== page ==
“I just experienced my first miscarriage,” wrote a woman in her 20s. “It has been amazing finding people to be able to talk to about this who are going through the same thing!” From a woman in her 50s: “I lost my daughter. She was 28. I spoke with a woman who lost her son. To speak to someone who knows exactly how you feel is something. You’re not alone.”
But for all the fulfillment Kim and I have gotten from building a safe forum for grieving people to connect, one thing concerns us: Men remain reluctant to share their feelings, at least if the users of our app are any indication. While our app is open to all grieving adults, only 20 percent of our members identify as male. Perhaps this is not surprising, given that men are taught to minimize tender or tumultuous emotions in favor of a facade of strength and forbearance.
“It’s funny—I’ve tried reaching out to men who’ve lost their wives,” wrote Joe (not his real name), a 55-year-old man, after his wife died by suicide. “Have never gotten any traction. But I have female friends of all ages all over the world who lost their husbands to suicide, and I converse with several of them online on a near daily basis.”
Most men are not as open, even if bottling grief comes at a price. We are living in a fraught time, after all. Suicides are spiking again. Loneliness is at epidemic levels. And more than 70 percent of adults regularly experience physical and psychological symptoms caused by stress. Without healthy coping mechanisms, these strained emotions emerge in other ways: addiction, depression, sometimes even violence.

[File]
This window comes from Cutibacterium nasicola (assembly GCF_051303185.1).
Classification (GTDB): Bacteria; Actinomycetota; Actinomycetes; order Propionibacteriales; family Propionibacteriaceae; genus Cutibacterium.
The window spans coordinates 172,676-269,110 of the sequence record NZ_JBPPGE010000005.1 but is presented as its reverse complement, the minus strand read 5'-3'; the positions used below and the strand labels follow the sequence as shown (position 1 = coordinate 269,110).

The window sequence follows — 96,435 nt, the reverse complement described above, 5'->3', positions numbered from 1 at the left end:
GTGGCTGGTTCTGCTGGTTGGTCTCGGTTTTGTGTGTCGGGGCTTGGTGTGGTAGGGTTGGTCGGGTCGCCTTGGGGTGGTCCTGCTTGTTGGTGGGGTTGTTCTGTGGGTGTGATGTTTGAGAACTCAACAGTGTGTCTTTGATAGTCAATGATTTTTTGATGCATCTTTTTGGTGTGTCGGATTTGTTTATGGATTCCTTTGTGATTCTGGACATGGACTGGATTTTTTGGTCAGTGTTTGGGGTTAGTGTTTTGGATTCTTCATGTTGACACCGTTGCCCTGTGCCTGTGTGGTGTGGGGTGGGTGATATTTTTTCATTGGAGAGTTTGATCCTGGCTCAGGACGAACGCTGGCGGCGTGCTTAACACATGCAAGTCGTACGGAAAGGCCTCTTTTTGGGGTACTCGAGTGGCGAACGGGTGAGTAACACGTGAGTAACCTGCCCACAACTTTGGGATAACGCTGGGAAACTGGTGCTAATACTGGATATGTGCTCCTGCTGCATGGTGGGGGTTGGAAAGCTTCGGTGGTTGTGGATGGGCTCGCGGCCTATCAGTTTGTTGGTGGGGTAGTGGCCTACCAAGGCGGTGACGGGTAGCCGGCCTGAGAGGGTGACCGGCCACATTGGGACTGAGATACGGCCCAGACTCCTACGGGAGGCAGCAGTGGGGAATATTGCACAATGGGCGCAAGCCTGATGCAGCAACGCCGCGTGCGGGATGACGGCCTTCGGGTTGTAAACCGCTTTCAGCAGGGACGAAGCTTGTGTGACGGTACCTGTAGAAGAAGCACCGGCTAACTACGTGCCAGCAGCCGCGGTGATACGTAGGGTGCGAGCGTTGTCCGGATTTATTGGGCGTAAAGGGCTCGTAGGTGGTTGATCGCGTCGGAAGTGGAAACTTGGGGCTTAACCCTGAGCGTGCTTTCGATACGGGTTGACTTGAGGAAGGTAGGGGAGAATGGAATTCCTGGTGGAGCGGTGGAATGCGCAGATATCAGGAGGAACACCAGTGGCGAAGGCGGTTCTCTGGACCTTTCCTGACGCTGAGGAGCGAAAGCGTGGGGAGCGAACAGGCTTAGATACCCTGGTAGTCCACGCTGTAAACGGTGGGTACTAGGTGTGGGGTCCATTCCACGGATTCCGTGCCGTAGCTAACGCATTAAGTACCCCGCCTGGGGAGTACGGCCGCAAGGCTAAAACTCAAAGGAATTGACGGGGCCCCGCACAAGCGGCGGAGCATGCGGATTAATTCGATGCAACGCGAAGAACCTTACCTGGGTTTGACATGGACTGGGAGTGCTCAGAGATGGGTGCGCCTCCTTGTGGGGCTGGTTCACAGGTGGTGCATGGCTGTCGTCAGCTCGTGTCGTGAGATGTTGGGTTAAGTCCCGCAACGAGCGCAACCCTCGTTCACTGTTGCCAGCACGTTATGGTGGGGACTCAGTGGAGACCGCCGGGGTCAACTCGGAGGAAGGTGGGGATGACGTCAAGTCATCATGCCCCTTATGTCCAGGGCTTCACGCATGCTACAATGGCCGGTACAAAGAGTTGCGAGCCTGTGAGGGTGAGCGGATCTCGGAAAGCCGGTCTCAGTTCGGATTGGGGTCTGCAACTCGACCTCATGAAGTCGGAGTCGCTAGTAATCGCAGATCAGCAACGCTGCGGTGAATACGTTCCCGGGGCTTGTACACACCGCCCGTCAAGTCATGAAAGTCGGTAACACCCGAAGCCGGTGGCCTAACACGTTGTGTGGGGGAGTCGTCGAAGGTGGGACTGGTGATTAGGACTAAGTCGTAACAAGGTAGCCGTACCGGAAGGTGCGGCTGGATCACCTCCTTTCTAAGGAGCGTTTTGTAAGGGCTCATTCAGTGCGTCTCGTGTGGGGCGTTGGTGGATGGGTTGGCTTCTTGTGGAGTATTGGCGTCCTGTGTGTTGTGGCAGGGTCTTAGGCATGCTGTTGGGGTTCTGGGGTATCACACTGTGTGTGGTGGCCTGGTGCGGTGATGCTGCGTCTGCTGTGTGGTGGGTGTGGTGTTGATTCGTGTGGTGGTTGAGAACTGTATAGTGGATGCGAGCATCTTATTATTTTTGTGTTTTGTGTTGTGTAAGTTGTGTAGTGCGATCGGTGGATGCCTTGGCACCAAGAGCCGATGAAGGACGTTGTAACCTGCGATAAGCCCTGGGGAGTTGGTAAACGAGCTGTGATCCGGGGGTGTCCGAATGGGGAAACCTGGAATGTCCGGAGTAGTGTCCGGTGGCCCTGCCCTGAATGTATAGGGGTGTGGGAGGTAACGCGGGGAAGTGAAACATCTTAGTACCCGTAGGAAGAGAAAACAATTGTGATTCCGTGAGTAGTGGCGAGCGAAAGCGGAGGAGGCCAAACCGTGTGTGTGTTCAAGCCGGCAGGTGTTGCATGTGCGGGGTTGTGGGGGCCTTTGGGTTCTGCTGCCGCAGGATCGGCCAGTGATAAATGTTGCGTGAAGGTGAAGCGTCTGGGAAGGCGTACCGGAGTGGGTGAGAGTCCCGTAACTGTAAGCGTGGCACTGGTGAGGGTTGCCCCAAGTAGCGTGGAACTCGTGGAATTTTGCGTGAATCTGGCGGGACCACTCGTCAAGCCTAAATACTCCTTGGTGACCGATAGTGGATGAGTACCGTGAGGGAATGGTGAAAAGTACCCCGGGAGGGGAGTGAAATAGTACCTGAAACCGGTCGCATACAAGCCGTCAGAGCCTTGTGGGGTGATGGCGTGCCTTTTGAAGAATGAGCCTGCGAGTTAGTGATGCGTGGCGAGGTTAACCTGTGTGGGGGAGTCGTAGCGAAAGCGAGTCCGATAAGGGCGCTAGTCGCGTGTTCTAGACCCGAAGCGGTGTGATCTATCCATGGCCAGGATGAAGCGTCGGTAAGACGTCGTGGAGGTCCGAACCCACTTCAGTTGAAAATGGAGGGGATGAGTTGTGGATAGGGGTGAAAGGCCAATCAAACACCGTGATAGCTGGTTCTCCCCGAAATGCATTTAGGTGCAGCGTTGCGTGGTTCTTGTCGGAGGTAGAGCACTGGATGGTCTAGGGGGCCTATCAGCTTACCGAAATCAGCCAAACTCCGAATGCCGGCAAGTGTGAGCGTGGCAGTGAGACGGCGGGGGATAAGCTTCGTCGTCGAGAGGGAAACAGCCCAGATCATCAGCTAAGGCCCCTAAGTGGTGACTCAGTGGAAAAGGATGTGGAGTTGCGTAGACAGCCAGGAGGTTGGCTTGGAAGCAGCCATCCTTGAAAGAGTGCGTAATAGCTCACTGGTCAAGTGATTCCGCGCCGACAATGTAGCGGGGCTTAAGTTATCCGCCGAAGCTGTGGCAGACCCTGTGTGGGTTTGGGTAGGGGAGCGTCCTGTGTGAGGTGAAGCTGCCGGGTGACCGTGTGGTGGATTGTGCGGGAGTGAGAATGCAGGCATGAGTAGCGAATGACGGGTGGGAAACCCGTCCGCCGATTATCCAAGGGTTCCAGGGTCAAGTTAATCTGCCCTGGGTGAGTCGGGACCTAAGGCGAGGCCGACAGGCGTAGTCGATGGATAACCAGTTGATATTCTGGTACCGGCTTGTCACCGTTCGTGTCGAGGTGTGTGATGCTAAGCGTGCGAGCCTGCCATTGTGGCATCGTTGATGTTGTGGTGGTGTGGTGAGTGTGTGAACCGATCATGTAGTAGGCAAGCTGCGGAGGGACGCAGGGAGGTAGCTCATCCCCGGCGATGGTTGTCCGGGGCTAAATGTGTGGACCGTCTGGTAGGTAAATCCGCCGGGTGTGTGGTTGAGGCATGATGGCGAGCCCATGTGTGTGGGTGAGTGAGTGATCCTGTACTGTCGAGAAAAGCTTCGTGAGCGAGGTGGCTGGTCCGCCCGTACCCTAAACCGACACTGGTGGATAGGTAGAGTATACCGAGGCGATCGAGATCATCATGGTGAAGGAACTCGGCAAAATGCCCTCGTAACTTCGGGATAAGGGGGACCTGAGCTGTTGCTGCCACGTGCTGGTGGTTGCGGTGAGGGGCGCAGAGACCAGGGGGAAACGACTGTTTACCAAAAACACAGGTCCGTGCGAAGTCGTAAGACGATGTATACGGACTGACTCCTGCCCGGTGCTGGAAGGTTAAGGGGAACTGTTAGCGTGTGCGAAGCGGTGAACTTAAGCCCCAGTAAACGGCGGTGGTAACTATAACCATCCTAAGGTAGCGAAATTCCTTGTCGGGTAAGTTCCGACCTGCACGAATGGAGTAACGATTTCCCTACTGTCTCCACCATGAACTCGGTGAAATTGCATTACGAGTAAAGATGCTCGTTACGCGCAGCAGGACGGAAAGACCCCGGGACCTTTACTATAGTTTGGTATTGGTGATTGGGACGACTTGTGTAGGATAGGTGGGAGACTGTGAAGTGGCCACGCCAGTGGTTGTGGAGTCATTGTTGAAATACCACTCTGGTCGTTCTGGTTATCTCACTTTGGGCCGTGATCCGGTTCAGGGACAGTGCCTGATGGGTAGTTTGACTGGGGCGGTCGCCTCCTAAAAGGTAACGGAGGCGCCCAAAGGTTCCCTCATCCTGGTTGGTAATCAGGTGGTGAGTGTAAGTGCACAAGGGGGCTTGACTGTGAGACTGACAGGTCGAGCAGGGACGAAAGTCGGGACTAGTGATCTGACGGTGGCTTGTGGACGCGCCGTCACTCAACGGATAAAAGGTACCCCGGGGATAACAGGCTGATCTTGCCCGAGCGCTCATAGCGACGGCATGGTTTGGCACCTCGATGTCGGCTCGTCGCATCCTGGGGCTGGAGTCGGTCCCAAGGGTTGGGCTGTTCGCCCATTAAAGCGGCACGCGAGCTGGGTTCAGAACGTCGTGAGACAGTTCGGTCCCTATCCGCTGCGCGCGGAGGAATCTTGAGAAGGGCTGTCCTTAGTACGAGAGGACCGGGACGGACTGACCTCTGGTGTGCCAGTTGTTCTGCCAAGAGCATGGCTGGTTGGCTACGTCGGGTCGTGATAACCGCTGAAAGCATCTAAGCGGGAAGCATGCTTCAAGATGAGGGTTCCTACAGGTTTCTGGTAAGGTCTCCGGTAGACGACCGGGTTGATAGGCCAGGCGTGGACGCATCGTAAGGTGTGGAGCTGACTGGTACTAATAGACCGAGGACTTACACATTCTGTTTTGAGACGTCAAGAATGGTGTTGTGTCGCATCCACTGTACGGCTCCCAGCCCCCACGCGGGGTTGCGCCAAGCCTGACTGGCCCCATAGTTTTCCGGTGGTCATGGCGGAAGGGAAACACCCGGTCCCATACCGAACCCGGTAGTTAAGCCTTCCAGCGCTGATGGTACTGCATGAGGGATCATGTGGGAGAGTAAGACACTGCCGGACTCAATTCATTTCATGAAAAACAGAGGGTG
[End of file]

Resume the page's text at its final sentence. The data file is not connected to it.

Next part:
Letting it out can make all the difference. Joe uses the app “pen-pal style,” checking in once a day to read and respond to messages. Other app members text in real time. Many have developed a few close friendships. Others, handfuls. Further proof that, while we all grieve differently, support is an essential part of healing—especially because grief’s pangs ebb and flow throughout the day. Grief, it turns out, has its own circadian rhythm; early mornings and late nights are often the hardest. That’s when homes fall quiet, minds aren’t occupied by work. It’s when we feel most alone.
But we’re not alone. Our era of inter-connectivity has the power to join people in ways never imagined: The deaf woman who couldn’t find a grief group utilizing American Sign Language but could easily text; the expat in Saudi Arabia where the closest grief group was two hours away; the widowed father who now has connections around the world with whom to discuss survivor guilt, single parenting, and the thrills and disasters of midlife dating.
Personally, I have become a moth to people’s darkness. Not that I’m steeped in grief—I just don’t fear it anymore. An everyday “how are you” more closely resembles, “how are you really?”—to which people respond with a surprising amount of depth and emotion. I have hugged struggling strangers. And I have a newfound appreciation for my own fragility and resilience. I still fear life changing in an instant. But I’ve forged beauty and meaning from the tumult I’ve endured.
The thing is, you simply can’t lose someone you love and remain the same. Death, divorce, or any of life’s great losses change us in small and profound ways forever. Maybe the best we can do is share this hard journey with one another as a reminder that grief is universal and you are not alone. So, let’s talk.
This article appears in our June 2020 issue.